Film Review: Kick-AssThe second comic-book movie based on a Mark Millar series is less ridiculous, more grounded and more fun than <i>Wanted</i>. <i>Wanted </i>was wanting. <i>Kick-Ass</i> kicks ass.
The Marvel Comics name is nowhere to be found in the delightfully dynamic Kick-Ass, which adapts the 2008-09 miniseries published by Marvel's creator-owned imprint, Icon Comics. Audiences may think that the Marv Films logo on it might be the indie/classics division of Marvel Films, but it's simply the name of director and co-screenwriter Matthew Vaughn's production company. Not that Marvel would have anything to be embarrassed about in the super-salty language and stylized ultra-violence of Kick-Ass—indeed, some of Marvel's Icon and MAX Comics lines can put Quentin Tarantino potboilers to shame in the name of good, tough stories (except for 2001's repellant ''Fury" series—fans, Stan Lee and George Clooney all agreed that was a mistake). Marvel's new parent, The Walt Disney Company, probably had nothing to with keeping Marvel's name—or even, hmm, the Icon Comics name—off the picture.
Kick-Ass lives up to its title. Unlike the execrable, albeit blockbuster, Wanted (2008), based on a pretty great Top Cow miniseries by Kick-Ass writer co-creator Mark Millar, it actually improves on the comic by not metaphorically kicking in our hero's teeth at the end and making him a sad-sack schmuck who was wrong about nearly everything. Vaughn and co-screenwriter Jane Goldman may be a little less experimental and more mainstream in their approach, but given how borderline-fantastical the story is in both media, it's more satisfying having a relatively happy ending (a major character still meets a bad fate) rather than suggesting that striving for heroism is a pointless, useless, dead-end thing to do.
This isn't to say Vaughn isn't unrelenting in his naturalism. A knife blade flashes, and a gut-stuck Kick-Ass—a.k.a. high-schooler Dave Lizewski (Aaron Johnson), a comics geek who dons a scuba wetsuit and a couple of stick weapons to fight local thugs—starts bleeding out so badly you can practically feel him growing colder in front of you. When bad guys open fire, they aim for your head. And when Hit Girl—a.k.a. 11-year-old Mindy Macready (Chloë Grace Moretz), trained in martial arts and weaponry for six years by her obsessive, framed-cop father, Damon/Big Daddy (Nicolas Cage)—slices predators with her katana, there's no dramatic hesitation or tough-guy quip; they're meat, not human beings, and dangerous meat at that. There's so little sentimentality that a minor-scale romantic subplot with Katie Deauxma (Lyndsy Fonseca), here much less Mean Girls than in the comic, proves a needed counterbalance to the otherwise pervasive sense of optimism being stripped away layer by layer, down below angry cynicism and headed straight down the hole to nihilism. And if that's all there is, then, as the movie would not euphemize, WTF?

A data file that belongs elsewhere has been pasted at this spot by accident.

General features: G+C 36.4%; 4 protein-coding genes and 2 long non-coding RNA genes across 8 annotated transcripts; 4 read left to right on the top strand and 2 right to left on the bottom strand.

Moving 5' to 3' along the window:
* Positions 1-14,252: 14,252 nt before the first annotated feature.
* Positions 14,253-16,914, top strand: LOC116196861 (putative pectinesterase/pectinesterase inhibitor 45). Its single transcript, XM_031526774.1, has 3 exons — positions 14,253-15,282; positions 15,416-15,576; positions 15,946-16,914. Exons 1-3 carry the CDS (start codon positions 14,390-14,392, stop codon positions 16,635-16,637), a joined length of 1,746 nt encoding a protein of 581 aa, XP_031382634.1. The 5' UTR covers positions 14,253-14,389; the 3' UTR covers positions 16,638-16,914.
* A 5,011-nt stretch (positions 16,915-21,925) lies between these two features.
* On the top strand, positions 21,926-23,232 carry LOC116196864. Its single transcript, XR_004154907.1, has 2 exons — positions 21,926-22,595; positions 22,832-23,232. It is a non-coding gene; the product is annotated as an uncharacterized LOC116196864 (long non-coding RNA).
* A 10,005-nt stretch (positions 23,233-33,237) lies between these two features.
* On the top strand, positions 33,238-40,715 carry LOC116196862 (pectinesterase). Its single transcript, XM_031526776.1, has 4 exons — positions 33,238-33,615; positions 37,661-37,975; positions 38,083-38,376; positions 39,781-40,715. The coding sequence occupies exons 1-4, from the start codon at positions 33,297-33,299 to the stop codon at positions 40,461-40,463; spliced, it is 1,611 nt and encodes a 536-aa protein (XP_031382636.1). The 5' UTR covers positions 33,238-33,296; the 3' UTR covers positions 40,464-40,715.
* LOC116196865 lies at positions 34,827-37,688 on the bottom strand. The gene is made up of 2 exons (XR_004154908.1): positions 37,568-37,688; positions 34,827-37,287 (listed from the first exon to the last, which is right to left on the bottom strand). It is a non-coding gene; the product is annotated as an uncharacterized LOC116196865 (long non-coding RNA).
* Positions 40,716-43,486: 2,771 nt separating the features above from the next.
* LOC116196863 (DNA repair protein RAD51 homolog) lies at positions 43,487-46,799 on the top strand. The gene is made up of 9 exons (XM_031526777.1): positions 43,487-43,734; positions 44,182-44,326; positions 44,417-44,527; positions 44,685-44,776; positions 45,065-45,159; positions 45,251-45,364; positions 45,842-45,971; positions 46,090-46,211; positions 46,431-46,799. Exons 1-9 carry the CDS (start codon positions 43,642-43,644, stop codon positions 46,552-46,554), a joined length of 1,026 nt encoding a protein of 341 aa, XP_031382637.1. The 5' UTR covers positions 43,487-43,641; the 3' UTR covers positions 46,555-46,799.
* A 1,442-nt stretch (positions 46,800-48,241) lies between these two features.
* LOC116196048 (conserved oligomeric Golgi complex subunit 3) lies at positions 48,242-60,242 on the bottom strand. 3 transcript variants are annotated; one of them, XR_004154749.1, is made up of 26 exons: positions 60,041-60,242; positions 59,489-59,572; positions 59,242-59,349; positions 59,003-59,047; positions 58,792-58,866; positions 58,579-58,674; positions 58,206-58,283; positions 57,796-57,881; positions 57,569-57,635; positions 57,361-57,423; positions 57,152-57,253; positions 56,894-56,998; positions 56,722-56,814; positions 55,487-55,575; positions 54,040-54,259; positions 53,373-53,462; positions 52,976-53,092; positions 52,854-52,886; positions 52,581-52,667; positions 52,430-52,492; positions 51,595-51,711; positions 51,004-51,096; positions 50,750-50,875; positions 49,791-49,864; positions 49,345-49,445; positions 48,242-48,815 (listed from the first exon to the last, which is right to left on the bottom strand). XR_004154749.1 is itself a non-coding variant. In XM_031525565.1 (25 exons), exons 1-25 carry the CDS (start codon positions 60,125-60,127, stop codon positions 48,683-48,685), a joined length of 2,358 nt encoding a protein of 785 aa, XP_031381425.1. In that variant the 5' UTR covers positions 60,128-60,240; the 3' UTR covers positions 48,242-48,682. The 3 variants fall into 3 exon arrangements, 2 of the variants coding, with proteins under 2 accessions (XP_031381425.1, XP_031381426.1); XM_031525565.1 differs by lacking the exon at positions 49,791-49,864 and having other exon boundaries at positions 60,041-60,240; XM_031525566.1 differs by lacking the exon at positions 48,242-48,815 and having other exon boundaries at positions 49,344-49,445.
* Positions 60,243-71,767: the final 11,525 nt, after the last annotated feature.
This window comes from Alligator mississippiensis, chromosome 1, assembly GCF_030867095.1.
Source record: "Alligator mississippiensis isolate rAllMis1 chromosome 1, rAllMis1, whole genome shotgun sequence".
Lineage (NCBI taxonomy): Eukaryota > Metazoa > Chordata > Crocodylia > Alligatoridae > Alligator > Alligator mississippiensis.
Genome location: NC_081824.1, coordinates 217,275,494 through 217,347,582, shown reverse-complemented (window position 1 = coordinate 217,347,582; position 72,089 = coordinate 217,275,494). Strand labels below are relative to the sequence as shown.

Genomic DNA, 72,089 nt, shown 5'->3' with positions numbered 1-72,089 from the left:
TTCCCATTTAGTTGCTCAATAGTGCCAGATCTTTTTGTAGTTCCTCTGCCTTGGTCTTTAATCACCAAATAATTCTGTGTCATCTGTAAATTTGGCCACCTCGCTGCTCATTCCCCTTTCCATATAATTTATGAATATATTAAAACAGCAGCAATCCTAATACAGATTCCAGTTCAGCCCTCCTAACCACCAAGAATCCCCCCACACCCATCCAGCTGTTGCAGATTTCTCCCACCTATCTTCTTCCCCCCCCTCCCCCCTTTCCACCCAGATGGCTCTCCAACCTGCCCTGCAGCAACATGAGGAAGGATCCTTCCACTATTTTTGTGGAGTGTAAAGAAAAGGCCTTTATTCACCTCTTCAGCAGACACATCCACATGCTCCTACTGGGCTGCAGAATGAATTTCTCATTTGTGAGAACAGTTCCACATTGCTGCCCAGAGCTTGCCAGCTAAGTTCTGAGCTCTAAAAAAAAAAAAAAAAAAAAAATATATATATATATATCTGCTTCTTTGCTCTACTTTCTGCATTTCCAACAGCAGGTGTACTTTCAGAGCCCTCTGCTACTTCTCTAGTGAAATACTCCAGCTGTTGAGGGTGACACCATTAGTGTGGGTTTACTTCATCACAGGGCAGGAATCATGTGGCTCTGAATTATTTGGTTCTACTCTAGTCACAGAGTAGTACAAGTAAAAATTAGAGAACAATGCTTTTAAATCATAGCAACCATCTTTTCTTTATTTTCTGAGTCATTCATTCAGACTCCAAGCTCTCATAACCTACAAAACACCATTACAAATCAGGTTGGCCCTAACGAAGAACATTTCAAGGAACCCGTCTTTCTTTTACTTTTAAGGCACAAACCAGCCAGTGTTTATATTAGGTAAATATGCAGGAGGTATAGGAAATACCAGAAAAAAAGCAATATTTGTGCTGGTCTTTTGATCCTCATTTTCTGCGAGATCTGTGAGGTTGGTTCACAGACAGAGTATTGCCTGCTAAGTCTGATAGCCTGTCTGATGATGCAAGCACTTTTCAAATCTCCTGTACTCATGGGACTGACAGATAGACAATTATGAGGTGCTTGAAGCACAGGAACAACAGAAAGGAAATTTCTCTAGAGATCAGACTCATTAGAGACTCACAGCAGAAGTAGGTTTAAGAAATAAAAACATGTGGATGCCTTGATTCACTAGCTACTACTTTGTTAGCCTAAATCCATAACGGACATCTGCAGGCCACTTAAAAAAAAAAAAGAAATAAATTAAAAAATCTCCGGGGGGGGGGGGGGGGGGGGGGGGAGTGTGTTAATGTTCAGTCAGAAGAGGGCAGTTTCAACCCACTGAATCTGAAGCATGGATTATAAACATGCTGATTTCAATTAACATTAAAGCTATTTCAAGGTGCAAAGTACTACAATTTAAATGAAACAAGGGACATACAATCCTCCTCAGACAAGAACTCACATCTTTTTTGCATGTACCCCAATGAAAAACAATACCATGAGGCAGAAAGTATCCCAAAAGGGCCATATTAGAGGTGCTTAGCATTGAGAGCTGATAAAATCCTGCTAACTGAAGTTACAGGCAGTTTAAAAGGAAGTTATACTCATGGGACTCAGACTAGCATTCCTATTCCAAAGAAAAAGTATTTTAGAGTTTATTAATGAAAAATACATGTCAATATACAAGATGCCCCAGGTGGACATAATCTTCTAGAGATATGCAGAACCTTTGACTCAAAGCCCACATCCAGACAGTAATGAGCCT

Vaughn and company keep the nearly two-hour picture flowing as briskly as a comic but without sacrificing plot; time is taken to give an explanatory line of dialogue rather than gloss over potential plot holes. Comedy-of-manners dry humor—reminiscent of the pioneering "Hokum & Hex" from Marvel's 1990s Razorline imprint—plays seamlessly amid scenes of stylized, off-camera mayhem. You know the expression "Long story short"? Vaughn does that well, retaining pertinent details.
The movie's meta-comics worldview makes you wonder what a more intellectual filmmaker like Stanley Kubrick, who gave us A Clockwork Orange, would have crafted of this material. Kick-Ass may not be a game-changing masterpiece, but it encapsulates a certain mindset of our era with knowingness and not so much wish-fulfillment as what-if fulfillment. That Vaughn can be this dark and violent and still come through with wit and a sense of hope is kind of a kick-ass accomplishment in itself.
The opening sentence of this review was revised on April 8.